Human rights movement must come together in face of dystopian agenda

David Tolbert
In this opinion for the Huffington Post, David Tolbert of the International Center for Transitional Justice (ICTJ) reflects on how warning signs from the United States serve as a call to action for us all: to coalesce into a movement protecting the painstaking work of generations of human rights activists, ensuring that civilians in times of conflict and vulnerable groups can always rely on a strong rule of law.

Human Rights Movement Must Come Together to Resist Trump's Agenda

Donald Trump’s inaugural speech has fittingly been described, as “dystopian,” as “dark,” as “a declaration of war.” The new president made no call for unity, did not reach out to a soul not already in his camp — despite losing the popular vote by almost 3 million votes — nor uttered a word to bring together a fractured nation or address a world deeply nervous at his ascension to the most powerful of offices.

In the first few days as president, his actions mirrored his words. Trump has rushed headlong into creating further divisions and has begun an assault on human rights and basic decency — including a de facto ban on many Muslim refugees from entering the United States and the resurrection of CIA “black sites“ — and promises more to come.

The new president exalts torture, mocks the disabled, casts aspersions on those who defend human rights, appeals to racist sentiments through coded and not-so-coded language and denigrates women in both word and deed. He shows no regard for the Geneva Conventions or the painstaking work of generations of human rights activists, many of them American, to ensure that civilians are not abused in times of conflict and that the vulnerable are protected.

For good measure, he seems to demean virtually every restraint that protects the citizen from the state. His first call as president to a foreign leader was to President Abdel Fattah al-Sisi of Egypt, who crushed the protests against army rule, devastated Egypt’s civil society with draconian laws targeting human rights defenders and turned Egypt’s legal institutions into “kangaroo courts.” A chilling signal indeed.

Say what you will, Trump has clearly laid down the gauntlet that places the most powerful of nations on the side of the privileged and signals that human rights will be honored only in the breach. This can hardly be a surprise, given his campaign rhetoric that called openly for torture and other serious crimes that violate international and domestic law.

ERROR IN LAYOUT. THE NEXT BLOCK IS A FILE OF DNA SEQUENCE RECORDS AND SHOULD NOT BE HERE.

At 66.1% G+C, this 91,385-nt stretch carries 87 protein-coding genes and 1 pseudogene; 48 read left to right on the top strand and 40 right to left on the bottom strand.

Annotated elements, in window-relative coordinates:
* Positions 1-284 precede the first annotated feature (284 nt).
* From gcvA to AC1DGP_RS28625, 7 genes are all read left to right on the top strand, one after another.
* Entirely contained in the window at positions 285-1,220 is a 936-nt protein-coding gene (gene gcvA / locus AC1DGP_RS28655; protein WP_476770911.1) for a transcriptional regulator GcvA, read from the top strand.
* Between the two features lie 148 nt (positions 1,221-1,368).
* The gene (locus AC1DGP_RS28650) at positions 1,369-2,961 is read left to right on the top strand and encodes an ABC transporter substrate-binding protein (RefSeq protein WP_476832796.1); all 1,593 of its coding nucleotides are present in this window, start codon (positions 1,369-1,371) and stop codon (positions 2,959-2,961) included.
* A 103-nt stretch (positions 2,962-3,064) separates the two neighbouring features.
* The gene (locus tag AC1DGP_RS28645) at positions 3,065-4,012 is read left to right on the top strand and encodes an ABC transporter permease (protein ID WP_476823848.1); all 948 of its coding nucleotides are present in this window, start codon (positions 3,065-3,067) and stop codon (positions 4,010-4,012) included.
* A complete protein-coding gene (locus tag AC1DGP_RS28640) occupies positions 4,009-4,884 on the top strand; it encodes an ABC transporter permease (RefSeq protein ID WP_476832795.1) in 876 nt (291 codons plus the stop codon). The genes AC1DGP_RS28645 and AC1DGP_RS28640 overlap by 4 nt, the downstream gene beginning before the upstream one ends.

For me, the nadir of Trump’s remarks in front of the Capitol echoed his campaign: “From this moment on, it’s going to be America First.” This phrase — “American First” — is a term loaded with historical meaning, dating back to Charles Lindbergh and the “America First” movement of the 1930s. At first blush it indicates a withdrawal from the world, but that movement is also strongly associated with anti-Semitism, racism and the white nationalism that is espoused by some of Trump’s closest advisers.

The new president’s inaugural speech was encased in other nationalistic slogans, most prominently “Make America Great Again,” harkening back, at least rhetorically, to what many minorities, women and marginalized people remember as days stained by segregation, hate and discrimination on the basis of race, gender and sexual orientation.

I started my life in segregated schools in North Carolina and have seen up close the country’s failure to protect an array of minorities and to implement the promises of the 14th Amendment and the Bill of Rights. Racial injustice continues to be a heavy burden on this country, as the events of Ferguson and elsewhere have shown. Much needs to be done to address the still-open sore of mass incarceration of African-Americans, police violence and a litany of other abuses of police power, as so well-articulated by the Black Lives Matter movement and other activists. Trump has no answer to this problem; instead, he demonizes minorities and callously rejects their legitimate demands.

Trump is on a road to undermine the progress that has been achieved. His appointment to the Supreme Court will certainly aim to undercut the steps that the court has taken over the past 60 years to, haltingly, make the Bill of Rights not simply a promise but gradually more of a reality. In the words of Dr. Martin Luther King, Jr., the promissory note of the Bill of Rights has gradually been paid down, but in Trump’s vision this will stop now: One must have “total allegiance to the United States of America,” presumably as he interprets it. The whiff of McCarthyism is in the air for those of us who do not define ourselves as allegiant to Trump’s vision of America.